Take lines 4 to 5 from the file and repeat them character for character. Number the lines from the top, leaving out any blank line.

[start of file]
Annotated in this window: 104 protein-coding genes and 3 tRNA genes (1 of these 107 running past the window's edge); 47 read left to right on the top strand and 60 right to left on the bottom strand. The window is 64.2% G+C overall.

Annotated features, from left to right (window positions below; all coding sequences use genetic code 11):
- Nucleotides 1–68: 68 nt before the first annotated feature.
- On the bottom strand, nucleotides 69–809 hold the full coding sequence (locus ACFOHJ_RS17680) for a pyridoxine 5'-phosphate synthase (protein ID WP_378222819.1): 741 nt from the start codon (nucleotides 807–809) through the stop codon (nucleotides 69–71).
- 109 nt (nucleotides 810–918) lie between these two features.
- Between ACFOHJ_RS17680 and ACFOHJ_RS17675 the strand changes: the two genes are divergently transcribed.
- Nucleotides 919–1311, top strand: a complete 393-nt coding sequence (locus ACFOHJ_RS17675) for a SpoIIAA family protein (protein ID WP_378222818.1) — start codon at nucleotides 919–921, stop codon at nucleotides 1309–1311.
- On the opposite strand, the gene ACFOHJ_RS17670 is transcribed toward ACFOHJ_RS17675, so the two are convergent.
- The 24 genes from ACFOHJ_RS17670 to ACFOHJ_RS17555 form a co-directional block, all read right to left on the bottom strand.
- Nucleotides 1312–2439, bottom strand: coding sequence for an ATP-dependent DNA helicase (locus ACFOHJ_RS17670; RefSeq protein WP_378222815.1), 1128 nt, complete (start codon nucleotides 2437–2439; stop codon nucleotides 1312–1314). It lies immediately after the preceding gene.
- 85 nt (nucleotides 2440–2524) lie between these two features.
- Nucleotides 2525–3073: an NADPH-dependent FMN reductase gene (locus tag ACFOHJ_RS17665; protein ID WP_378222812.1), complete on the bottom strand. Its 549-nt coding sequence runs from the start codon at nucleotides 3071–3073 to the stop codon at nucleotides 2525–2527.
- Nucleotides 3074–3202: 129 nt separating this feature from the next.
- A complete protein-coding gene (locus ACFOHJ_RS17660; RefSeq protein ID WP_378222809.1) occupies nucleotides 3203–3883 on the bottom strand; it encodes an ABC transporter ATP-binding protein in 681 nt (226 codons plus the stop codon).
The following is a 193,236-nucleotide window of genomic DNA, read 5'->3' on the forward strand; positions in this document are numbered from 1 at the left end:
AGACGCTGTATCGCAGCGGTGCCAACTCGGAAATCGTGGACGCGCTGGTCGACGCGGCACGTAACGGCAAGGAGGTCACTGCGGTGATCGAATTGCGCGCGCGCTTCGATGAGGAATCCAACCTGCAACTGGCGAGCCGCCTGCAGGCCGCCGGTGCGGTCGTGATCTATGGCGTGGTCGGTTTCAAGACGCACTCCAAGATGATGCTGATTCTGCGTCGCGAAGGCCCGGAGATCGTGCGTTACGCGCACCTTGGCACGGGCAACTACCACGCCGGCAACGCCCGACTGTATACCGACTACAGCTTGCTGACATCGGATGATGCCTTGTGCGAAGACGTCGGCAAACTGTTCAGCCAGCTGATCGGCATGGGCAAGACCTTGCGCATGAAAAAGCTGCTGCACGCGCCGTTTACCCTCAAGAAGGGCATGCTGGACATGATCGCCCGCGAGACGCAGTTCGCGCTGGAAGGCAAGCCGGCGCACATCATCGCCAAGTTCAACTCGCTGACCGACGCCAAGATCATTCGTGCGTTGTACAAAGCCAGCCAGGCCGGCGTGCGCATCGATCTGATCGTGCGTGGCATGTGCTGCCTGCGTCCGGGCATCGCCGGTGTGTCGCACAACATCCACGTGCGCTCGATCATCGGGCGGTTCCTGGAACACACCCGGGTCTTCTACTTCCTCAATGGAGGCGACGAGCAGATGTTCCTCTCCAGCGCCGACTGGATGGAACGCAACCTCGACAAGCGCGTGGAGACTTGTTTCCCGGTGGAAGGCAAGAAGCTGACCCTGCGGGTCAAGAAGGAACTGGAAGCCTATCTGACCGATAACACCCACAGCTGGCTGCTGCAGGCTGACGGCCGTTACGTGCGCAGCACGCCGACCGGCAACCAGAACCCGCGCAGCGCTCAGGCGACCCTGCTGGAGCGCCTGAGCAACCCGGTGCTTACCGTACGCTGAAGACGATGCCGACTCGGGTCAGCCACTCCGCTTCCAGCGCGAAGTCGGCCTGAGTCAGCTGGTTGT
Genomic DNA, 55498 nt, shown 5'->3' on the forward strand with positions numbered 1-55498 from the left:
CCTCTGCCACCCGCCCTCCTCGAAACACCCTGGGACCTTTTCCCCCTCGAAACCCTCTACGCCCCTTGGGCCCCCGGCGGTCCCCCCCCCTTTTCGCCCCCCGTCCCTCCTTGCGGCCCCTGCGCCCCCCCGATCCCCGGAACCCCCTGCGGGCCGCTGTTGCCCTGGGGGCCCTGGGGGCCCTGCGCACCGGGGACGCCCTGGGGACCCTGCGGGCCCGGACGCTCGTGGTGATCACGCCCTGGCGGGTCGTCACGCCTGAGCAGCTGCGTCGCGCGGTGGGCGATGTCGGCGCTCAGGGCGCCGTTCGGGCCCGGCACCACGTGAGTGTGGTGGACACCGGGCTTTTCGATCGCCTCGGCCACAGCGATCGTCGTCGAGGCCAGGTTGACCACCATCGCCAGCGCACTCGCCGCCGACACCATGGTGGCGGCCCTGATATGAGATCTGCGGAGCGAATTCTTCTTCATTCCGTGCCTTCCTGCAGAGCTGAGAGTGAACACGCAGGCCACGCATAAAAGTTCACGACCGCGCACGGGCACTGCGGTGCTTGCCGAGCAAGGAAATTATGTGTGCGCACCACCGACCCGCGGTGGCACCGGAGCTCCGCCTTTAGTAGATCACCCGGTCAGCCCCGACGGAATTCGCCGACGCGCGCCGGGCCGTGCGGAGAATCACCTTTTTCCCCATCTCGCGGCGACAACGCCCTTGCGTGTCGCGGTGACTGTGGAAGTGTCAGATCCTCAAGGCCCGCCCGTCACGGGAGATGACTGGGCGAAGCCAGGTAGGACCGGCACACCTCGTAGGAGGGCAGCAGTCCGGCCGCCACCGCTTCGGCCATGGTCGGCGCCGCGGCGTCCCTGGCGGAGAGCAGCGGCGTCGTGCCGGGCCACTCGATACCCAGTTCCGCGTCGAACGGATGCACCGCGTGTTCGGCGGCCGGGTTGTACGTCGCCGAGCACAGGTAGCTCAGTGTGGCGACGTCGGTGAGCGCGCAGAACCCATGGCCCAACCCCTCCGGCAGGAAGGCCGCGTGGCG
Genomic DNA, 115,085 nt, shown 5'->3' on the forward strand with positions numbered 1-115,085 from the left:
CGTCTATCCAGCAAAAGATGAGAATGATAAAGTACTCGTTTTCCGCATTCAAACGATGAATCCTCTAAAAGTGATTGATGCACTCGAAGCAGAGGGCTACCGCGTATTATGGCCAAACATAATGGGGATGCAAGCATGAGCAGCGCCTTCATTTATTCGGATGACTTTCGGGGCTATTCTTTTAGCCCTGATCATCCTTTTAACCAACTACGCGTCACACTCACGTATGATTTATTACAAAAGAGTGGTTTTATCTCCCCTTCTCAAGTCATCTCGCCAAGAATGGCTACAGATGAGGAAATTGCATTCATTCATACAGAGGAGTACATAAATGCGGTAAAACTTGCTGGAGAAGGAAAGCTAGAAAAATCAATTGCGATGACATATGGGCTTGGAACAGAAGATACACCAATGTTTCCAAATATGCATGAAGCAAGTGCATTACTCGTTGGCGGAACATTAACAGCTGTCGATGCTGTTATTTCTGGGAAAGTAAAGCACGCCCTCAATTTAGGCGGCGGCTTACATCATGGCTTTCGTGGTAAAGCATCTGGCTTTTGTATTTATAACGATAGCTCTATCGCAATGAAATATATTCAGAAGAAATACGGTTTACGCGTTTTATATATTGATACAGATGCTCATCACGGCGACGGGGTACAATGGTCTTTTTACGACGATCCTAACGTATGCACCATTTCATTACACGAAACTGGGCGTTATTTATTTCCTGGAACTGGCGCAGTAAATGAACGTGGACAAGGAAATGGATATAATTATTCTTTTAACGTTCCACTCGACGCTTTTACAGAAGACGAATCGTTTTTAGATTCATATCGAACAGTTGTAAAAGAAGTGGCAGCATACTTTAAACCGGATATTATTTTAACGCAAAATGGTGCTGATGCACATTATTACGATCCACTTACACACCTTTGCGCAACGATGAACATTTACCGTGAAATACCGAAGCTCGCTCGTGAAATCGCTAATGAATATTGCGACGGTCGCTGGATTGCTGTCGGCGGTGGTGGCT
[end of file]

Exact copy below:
- On the bottom strand, nucleotides 69–809 hold the full coding sequence (locus ACFOHJ_RS17680) for a pyridoxine 5'-phosphate synthase (protein ID WP_378222819.1): 741 nt from the start codon (nucleotides 807–809) through the stop codon (nucleotides 69–71).
- 109 nt (nucleotides 810–918) lie between these two features.